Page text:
Question about 1994 Honda Civic

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My 1994 honda civic is bubbling in the reserved bottle and when its cool and i open the radiator there is no water or coolant in the bottle or radiator whats wrong with it

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1st off, make sure your fan is coming on, and if i does changes are you need to replace thermostat, and refill with anti-freeze

Posted on Jul 30, 2010

  • rtmark1031 Apr 27, 2011

    If there is bubbling in the reserve tank moments after you have started the engine, chances are you have a worn cyclinder head and you need your engine to be top overhauled. Also check the radiator cap if water leaks out moments after you have started the engine. There are cases that it is just a worn out radiator cap.



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3 Answers

2003 Honda Civic overheating

Change thermostat first! Then change temperature sender!

Oct 18, 2014 | 2003 Honda Civic

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My Car Honda Civic LX - 2002 year is not cooling as it should be and only slight cooling possible at full speed. Please advise what to do to resolve this problem and get full cooling . THANKS A LOT.

The thermostat, a weak point on most internal combustion engines, controls the flow of coolant to the radiator and this is fed into the top tank of the radiator.

The bottom hose is normally at the inlet to the coolant pump.

Vehicles with AC will have two radiators, and even some, a third for transmission or oil cooling but the largest of them will be the one handling engine cooling.

Locate the topmost hose of the radiator and simply follow it back toward the engine and it is normally connected to a dome-like fitting, under which you will find the thermostat.

If you are experiencing overheating though, it may not be a failed thermostat; this can be caused by a radiator blocked with debris, an internally collapsed hose and worst case, a failing head-gasket. The latter can fail in several places and overheating is often caused by the failure of it between coolant channels and one or more of the cylinders. This allows passage of hot combustion gases directly into the coolant flow.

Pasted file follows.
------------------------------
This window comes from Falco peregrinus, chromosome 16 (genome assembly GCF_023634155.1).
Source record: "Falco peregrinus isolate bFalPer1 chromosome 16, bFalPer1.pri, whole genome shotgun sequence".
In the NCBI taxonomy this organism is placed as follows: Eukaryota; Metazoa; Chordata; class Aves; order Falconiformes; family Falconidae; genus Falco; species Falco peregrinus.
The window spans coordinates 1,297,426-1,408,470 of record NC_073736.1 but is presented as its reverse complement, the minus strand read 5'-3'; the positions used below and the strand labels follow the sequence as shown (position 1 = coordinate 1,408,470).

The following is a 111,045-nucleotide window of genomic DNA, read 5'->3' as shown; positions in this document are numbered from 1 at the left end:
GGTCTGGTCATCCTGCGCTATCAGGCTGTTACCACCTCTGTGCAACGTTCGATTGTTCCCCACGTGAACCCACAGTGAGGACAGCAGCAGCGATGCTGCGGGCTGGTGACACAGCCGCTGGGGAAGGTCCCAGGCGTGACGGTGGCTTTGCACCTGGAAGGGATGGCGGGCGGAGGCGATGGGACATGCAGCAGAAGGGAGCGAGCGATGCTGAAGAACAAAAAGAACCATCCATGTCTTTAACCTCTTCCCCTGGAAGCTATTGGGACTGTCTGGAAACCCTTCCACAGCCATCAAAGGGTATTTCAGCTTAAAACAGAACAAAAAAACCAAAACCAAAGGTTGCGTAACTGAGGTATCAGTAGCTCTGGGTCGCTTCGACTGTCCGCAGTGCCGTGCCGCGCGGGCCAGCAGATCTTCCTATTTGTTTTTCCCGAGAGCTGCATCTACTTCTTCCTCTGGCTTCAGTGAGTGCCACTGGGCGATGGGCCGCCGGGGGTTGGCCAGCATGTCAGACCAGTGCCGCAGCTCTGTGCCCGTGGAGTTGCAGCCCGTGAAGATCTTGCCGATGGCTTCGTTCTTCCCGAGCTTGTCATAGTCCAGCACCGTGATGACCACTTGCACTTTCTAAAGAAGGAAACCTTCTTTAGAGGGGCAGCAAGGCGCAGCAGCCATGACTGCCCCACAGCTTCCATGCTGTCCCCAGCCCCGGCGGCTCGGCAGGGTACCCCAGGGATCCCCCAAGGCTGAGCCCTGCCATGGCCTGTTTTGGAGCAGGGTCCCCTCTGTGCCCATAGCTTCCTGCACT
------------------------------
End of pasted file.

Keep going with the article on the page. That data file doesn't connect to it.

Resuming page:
Check the following: the overflow bottle for traces of oil contamination and possible odor of exhaust fumes, the oil dipstick for a milky deposit and when the engine is running, the overflow bottle for bubbles.

Jun 20, 2011 | 2002 Honda Civic

1 Answer


The cooling system is overpressurized and is lifting the radiator cap off of its seat at about 14 psi. This will push coolant into the overflow bottle. the most likely reason the system is overpressurized is that combustion gases are leaking past a blown cylinder head gasket into the cooling system. To verify this, you can use a Lisle 75500 combustion gas leak detector kit. it is inexpensive and will show if combustion gases are leaking into the coolant.

Feb 10, 2011 | Honda Civic Cars & Trucks

2 Answers

My water is overheating

you mean your coolant? right,,, check to see if your fans turn on...(not inside your car fan the on in front of the car) and check your Coolant level...

Oct 11, 2009 | 2003 Honda Civic

3 Answers

97 Honda Accord running hot. The water seems to be boiling into the plastic bottle. The water disappears in the radiator after a couple days. I am thinking thermostat.

When the car is completely cool,check the electric fan(s) for smooth rotation.

Clean/check/change the thermo sensor,contact and wire.